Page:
You may have heard financial pundits speaking about “SPACs” recently. A SPAC, or Special Purpose Acquisition Company or “blank check company”, is a company formed to raise capital through an initial public offering (IPO) with the intention of deploying the capital through acquisitions and mergers of private companies. In other words, the SPAC goes public as an empty shell company with no tangible assets and then later acquires private companies that “go public” given its acquirer (the SPAC) is a publicly traded company – a sort of back-door IPO. The prevalence of SPACs has exploded in recent years with 223 SPACs filing IPOs totaling more than $73 billion in 2020 alone.
Prior to a SPAC IPO, the SPAC sponsor outlines the company’s objective, but they do not disclose the companies they intent to acquire. Investors who purchase shares of the SPAC in the IPO often do so based on the track record of the SPAC sponsor’s expertise, track record, and management history – they are essentially making bets on the SPAC’s sponsor.
One example is Chamath Palihapitiya’s company Social Capital. Palihapitiya was an early executive of Facebook and Social Capital has sponsored a series of SPACs that often focus on the acquisition of early-stage private technology companies. Historically, investing in these types of companies has largely been reserved for high-net-worth investors through private investments (such as private equity funds). SPACs have made investments in these companies available to “retail investors” on the public markets.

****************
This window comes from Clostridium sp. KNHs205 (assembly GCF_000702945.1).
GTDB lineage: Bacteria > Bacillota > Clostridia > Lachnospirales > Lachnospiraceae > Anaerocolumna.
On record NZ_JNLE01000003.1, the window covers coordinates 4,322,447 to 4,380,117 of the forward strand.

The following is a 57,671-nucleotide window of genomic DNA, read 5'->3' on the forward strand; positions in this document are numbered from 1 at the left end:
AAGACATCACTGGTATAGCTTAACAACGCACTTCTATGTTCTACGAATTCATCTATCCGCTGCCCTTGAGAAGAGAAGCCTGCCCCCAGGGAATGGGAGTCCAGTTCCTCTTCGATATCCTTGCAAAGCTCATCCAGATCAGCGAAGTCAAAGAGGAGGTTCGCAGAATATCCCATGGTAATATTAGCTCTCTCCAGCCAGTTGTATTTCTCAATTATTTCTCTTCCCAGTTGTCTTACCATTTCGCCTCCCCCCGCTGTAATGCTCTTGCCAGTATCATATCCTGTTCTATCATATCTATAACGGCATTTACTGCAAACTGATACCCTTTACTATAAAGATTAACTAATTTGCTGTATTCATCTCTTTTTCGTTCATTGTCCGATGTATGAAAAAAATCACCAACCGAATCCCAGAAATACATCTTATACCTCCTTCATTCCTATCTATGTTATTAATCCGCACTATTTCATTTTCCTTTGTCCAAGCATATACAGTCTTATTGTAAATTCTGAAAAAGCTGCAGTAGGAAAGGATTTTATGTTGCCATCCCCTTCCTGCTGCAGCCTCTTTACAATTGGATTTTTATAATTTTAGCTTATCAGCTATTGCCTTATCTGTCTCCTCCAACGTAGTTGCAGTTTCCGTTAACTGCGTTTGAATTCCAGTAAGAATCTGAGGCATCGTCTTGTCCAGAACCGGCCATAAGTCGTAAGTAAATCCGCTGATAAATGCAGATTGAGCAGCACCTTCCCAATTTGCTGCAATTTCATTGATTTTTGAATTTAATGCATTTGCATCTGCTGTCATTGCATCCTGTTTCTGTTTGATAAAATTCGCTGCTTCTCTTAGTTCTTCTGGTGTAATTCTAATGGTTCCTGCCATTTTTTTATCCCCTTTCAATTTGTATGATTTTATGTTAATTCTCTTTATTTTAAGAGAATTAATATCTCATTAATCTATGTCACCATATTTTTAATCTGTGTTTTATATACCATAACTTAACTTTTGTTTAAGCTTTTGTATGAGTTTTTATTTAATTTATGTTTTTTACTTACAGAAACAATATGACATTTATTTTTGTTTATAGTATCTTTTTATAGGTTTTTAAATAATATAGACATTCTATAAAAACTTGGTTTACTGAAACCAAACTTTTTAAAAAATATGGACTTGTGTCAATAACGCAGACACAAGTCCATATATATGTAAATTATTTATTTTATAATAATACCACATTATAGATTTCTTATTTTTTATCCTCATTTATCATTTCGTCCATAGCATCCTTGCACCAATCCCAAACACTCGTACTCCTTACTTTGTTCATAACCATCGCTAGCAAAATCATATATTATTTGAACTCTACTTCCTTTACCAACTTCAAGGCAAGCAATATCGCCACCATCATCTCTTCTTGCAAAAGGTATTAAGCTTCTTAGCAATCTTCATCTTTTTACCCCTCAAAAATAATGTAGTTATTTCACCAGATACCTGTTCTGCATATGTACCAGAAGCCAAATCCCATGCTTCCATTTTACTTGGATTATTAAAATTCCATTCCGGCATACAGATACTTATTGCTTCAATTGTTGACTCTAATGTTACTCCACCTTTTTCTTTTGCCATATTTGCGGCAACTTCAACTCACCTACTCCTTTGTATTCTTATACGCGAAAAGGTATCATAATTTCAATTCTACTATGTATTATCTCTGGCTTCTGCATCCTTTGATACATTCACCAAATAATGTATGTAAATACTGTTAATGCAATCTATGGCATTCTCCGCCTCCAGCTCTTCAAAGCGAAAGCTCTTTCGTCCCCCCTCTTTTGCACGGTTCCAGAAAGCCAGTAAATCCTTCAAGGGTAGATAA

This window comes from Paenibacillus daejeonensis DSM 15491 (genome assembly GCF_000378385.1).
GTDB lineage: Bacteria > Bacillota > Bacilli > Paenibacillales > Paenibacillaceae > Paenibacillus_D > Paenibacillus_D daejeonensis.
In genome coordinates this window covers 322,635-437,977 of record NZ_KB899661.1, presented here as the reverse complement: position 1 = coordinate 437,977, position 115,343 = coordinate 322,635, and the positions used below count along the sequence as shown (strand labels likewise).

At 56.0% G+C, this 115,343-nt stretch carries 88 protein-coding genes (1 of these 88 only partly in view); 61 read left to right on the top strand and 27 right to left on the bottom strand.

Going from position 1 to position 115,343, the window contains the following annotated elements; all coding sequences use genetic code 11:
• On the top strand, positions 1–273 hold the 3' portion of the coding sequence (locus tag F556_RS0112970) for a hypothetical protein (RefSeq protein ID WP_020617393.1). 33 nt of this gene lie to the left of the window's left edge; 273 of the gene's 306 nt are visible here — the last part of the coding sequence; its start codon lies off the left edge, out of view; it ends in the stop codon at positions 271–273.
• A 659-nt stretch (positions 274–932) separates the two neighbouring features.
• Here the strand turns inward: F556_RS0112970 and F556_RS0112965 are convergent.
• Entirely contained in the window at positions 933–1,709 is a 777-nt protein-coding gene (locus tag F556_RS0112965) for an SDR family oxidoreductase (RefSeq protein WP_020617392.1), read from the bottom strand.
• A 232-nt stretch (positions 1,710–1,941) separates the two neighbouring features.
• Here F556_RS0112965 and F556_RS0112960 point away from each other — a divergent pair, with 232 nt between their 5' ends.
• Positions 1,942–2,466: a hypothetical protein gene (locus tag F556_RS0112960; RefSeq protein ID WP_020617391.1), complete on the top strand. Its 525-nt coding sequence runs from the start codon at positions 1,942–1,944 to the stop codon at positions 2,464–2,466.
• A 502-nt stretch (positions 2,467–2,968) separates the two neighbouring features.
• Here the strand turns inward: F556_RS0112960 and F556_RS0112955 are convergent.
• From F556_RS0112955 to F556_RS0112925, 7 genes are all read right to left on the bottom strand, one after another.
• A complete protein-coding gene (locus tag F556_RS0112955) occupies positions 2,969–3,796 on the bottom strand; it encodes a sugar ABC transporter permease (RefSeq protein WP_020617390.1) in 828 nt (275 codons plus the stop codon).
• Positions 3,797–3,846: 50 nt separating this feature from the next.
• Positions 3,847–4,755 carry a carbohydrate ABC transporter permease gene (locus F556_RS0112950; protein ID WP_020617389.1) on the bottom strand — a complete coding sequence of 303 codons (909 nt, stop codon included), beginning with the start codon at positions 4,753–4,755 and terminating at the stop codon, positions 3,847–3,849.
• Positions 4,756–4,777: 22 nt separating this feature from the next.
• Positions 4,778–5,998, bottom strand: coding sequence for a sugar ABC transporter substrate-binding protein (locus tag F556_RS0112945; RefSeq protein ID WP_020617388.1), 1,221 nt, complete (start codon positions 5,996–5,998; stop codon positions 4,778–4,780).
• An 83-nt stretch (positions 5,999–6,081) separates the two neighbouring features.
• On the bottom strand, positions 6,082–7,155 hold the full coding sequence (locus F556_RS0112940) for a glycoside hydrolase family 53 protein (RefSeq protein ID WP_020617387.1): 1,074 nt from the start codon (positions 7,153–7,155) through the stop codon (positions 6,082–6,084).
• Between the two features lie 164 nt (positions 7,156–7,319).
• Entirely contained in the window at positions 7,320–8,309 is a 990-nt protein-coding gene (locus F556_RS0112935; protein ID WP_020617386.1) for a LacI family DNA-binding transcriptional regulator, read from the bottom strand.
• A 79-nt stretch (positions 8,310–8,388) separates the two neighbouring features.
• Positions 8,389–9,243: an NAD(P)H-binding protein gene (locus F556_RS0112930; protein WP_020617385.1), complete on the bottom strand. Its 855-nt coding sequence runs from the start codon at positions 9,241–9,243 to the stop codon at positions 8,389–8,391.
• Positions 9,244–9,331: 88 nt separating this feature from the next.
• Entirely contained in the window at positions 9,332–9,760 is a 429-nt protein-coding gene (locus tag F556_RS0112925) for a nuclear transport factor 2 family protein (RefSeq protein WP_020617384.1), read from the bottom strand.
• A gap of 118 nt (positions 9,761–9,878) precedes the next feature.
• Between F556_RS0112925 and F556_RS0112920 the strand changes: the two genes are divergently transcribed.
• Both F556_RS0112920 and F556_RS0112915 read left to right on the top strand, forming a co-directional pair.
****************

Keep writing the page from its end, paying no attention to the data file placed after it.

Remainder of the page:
SPACs typically have two years to deploy the capital and while shares often IPO at $10 per share, the average value per share is typically diluted to approximately $6.67 by the time an acquisition or merger is complete[i]. This dilution is caused by the customary 20% “promote” (fee) to the SPAC sponsor, 5.5% to the investment bankers (underwriting fee), and the interest paid (and warrants issued) while the funds are held in a trust prior to an acquisition. According to a report from Renaissance Capital, 89 of the 223 SPACs that filed IPOs in 2020 completed mergers or acquisitions. By September of 2020, the average return of the 89 SPACs was -18.8%[ii].
While SPACs can provide access to companies that might otherwise have been reserved for private funds, it is important to be mindful of the potential drawbacks. Although SPACs have been around since the 1980s, the track records of less-seasoned SPAC sponsors (e.g., NFL quarterback Colin Kaepernick) have yet to be determined. As such, potential investors will want to perform proper due diligence on these more novel investment opportunities.
[i] Harvard Law School Forum on Corporate Governance. “A Sober Look at SPACs”. November 19, 2020.
[ii] MarketWatch. “2020 is the year of the SPAC – yet traditional IPOs offer better returns, report finds”. September 16, 2020.
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